Benesse Art Site Naoshima, the Marfa of Japan

While we were in Japan, we made a detour to see the growing collection of contemporary art on Naoshima, a tiny island near Okayama, and within spitting distance of the massive Seto Inland Sea Bridge.

nauman_100_live_or_die.jpgIn explaining Naoshima, I've taken to calling it the Marfa of Japan, but that's only partly accurate. Benesse represents one collector's--not an artist's--increasingly significant attempt to create an internationally recognized destination for contemporary art pilgrims and to revitalize/transform a dying town in the process. I think it's mostly successful, and definitely worth the trip.

Benesse Art Site is the new umbrella moniker for four separate art projects: the just-opened Chichu Museum; Benesse House, a small museum/hotel; Seaside Park, a campground surrounded by outdoor sculptures; and Art House, permanent artist installations in abandoned 18th century buildings.

When we arrived on Naoshima, we headed first to Benesse House, which was designed by Tadao Ando. The staff was extremely helpful, even though we knew we couldn't stay overnight (the hotel fills up a year in advance). The building was impressive, with two or three of the sublime moments Ando's Fort Worth Museum has dozens of.

The work was all over the place; there's stuff from a collecting phase where money outstripped sense, then from the "let's open a museum" phase where sense caught up. Exquisite siting was a recurring theme. Hiroshi Sugimoto's Time Exposed seascape photos, installed in a courtyard overlooking the sea; Yoshihiro Suda's invisible Weeds, and Bruce Nauman's neon 100 Live or Die, which, by restrictions on how frequently it would be turned on, was transformed from sculpture to eagerly awaited performance spectacle.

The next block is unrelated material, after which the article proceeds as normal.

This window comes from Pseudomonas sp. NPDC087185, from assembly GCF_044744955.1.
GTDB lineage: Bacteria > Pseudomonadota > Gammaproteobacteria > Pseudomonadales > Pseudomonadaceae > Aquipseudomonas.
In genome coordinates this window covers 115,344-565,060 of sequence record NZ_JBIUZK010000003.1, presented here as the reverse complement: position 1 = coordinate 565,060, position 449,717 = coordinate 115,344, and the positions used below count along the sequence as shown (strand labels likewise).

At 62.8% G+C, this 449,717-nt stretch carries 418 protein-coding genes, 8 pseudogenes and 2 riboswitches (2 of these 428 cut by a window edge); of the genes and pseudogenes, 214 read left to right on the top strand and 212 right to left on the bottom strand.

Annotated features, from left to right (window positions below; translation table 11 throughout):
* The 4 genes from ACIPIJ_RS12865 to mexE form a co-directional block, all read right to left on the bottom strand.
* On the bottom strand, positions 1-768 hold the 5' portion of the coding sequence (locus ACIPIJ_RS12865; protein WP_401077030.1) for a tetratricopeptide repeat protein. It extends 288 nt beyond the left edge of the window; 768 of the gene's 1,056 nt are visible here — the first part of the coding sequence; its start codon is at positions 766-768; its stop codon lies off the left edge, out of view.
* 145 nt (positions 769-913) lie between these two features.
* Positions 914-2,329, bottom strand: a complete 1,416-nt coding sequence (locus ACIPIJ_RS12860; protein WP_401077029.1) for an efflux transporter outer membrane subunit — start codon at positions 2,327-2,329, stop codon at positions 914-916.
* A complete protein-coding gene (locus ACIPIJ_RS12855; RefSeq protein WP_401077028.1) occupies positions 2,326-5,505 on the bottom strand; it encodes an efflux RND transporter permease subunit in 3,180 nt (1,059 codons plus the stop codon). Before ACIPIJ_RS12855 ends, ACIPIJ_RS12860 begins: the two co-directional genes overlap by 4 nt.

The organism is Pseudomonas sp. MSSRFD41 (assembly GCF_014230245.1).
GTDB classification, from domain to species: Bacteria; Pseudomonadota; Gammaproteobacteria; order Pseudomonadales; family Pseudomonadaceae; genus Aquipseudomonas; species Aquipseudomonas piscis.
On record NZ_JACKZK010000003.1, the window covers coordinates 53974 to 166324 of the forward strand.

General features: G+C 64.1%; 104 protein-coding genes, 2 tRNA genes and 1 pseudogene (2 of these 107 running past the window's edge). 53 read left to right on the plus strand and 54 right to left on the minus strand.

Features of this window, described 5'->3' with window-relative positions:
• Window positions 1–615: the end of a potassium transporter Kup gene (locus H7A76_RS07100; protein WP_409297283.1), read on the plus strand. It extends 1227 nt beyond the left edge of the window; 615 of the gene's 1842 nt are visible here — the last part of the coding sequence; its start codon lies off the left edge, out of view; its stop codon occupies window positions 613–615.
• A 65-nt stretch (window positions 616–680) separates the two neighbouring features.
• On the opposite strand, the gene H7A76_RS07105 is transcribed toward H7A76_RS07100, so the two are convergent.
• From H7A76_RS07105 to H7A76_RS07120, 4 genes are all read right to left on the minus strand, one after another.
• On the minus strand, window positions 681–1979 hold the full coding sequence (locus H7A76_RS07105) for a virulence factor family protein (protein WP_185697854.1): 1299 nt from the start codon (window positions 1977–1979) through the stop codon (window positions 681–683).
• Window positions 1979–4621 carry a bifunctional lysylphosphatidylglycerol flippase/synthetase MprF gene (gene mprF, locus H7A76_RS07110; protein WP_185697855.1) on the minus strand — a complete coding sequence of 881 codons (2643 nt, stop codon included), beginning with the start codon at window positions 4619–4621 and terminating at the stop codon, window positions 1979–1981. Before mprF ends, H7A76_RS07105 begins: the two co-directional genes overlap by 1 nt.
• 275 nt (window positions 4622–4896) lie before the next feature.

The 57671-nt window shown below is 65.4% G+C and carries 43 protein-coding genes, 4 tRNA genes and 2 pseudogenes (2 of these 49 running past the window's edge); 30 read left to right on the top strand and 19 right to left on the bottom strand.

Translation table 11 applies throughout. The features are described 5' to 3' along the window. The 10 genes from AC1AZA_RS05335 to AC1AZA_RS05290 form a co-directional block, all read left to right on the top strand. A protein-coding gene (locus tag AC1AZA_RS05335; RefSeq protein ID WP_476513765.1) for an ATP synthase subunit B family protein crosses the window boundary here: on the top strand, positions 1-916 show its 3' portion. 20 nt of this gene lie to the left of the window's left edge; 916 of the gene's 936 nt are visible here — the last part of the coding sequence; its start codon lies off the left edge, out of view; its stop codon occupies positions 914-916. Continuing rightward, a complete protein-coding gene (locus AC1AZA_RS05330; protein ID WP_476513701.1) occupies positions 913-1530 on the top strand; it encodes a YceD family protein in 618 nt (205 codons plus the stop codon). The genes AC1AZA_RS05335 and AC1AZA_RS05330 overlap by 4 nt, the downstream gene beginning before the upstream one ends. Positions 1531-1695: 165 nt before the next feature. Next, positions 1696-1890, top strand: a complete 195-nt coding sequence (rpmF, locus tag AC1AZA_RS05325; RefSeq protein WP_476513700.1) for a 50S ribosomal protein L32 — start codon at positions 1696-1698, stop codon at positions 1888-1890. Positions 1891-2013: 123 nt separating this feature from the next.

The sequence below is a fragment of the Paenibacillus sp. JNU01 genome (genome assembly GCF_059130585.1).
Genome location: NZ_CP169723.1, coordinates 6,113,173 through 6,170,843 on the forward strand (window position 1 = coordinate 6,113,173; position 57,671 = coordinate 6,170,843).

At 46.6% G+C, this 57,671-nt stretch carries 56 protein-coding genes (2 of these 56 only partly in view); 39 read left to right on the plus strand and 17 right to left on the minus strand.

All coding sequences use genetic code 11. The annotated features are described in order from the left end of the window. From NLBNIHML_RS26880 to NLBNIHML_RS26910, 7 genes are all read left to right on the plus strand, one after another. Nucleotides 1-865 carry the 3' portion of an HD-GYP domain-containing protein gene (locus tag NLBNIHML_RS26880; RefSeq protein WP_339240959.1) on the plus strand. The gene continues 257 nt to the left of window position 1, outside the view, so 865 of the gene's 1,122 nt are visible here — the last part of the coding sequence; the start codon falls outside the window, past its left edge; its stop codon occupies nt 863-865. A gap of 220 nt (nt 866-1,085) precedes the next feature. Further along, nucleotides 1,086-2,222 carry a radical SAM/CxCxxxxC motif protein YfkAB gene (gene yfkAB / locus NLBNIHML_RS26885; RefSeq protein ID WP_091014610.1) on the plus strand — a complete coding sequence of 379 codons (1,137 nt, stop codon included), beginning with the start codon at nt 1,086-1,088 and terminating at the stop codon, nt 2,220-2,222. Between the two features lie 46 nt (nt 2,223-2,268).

A businessman on the ferry had boasted, "There's a $6 million Monet up there." [A Water Lilies diptych, which was probably more than that.] Meanwhile, the locals remain unimpressed by the $10 million early Johns hanging next to the Zen-like Pollock.

I've mentioned it before, but I'll post more on the Art House Project later.

Since 2001 here at, I've been blogging about the creative process—my own and those of people who interest me. That mostly involves filmmaking, art, writing, research, and the making thereof.

Many thanks to the Creative Capital | Warhol Foundation Arts Writers Program for supporting that time.

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first published: August 30, 2004.

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